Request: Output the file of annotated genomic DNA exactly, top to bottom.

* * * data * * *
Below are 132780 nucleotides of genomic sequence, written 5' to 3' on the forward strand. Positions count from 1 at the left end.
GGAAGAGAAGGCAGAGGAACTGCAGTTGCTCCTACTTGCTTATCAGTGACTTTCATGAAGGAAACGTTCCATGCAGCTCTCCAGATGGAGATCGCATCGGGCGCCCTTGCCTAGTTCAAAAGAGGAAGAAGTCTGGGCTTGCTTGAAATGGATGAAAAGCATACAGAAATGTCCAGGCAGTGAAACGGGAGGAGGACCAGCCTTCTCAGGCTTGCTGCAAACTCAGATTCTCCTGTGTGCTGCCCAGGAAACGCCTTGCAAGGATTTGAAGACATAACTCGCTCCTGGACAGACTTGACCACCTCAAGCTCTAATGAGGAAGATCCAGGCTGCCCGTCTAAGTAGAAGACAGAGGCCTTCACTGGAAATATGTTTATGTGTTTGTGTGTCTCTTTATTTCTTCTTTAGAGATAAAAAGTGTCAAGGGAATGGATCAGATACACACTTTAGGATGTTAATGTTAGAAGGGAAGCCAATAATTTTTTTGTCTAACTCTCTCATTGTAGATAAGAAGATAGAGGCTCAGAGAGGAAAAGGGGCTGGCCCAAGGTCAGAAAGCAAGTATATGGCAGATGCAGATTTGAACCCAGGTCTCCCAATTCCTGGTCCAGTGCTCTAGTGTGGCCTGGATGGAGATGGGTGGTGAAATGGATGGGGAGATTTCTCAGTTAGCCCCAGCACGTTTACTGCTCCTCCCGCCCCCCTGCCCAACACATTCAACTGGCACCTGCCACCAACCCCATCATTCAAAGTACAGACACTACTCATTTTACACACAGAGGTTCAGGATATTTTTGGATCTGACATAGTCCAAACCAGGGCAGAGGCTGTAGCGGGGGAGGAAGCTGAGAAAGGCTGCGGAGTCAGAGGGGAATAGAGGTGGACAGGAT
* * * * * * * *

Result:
Below are 132780 nucleotides of genomic sequence, written 5' to 3' on the forward strand. Positions count from 1 at the left end.
GGAAGAGAAGGCAGAGGAACTGCAGTTGCTCCTACTTGCTTATCAGTGACTTTCATGAAGGAAACGTTCCATGCAGCTCTCCAGATGGAGATCGCATCGGGCGCCCTTGCCTAGTTCAAAAGAGGAAGAAGTCTGGGCTTGCTTGAAATGGATGAAAAGCATACAGAAATGTCCAGGCAGTGAAACGGGAGGAGGACCAGCCTTCTCAGGCTTGCTGCAAACTCAGATTCTCCTGTGTGCTGCCCAGGAAACGCCTTGCAAGGATTTGAAGACATAACTCGCTCCTGGACAGACTTGACCACCTCAAGCTCTAATGAGGAAGATCCAGGCTGCCCGTCTAAGTAGAAGACAGAGGCCTTCACTGGAAATATGTTTATGTGTTTGTGTGTCTCTTTATTTCTTCTTTAGAGATAAAAAGTGTCAAGGGAATGGATCAGATACACACTTTAGGATGTTAATGTTAGAAGGGAAGCCAATAATTTTTTTGTCTAACTCTCTCATTGTAGATAAGAAGATAGAGGCTCAGAGAGGAAAAGGGGCTGGCCCAAGGTCAGAAAGCAAGTATATGGCAGATGCAGATTTGAACCCAGGTCTCCCAATTCCTGGTCCAGTGCTCTAGTGTGGCCTGGATGGAGATGGGTGGTGAAATGGATGGGGAGATTTCTCAGTTAGCCCCAGCACGTTTACTGCTCCTCCCGCCCCCCTGCCCAACACATTCAACTGGCACCTGCCACCAACCCCATCATTCAAAGTACAGACACTACTCATTTTACACACAGAGGTTCAGGATATTTTTGGATCTGACATAGTCCAAACCAGGGCAGAGGCTGTAGCGGGGGAGGAAGCTGAGAAAGGCTGCGGAGTCAGAGGGGAATAGAGGTGGACAGGAT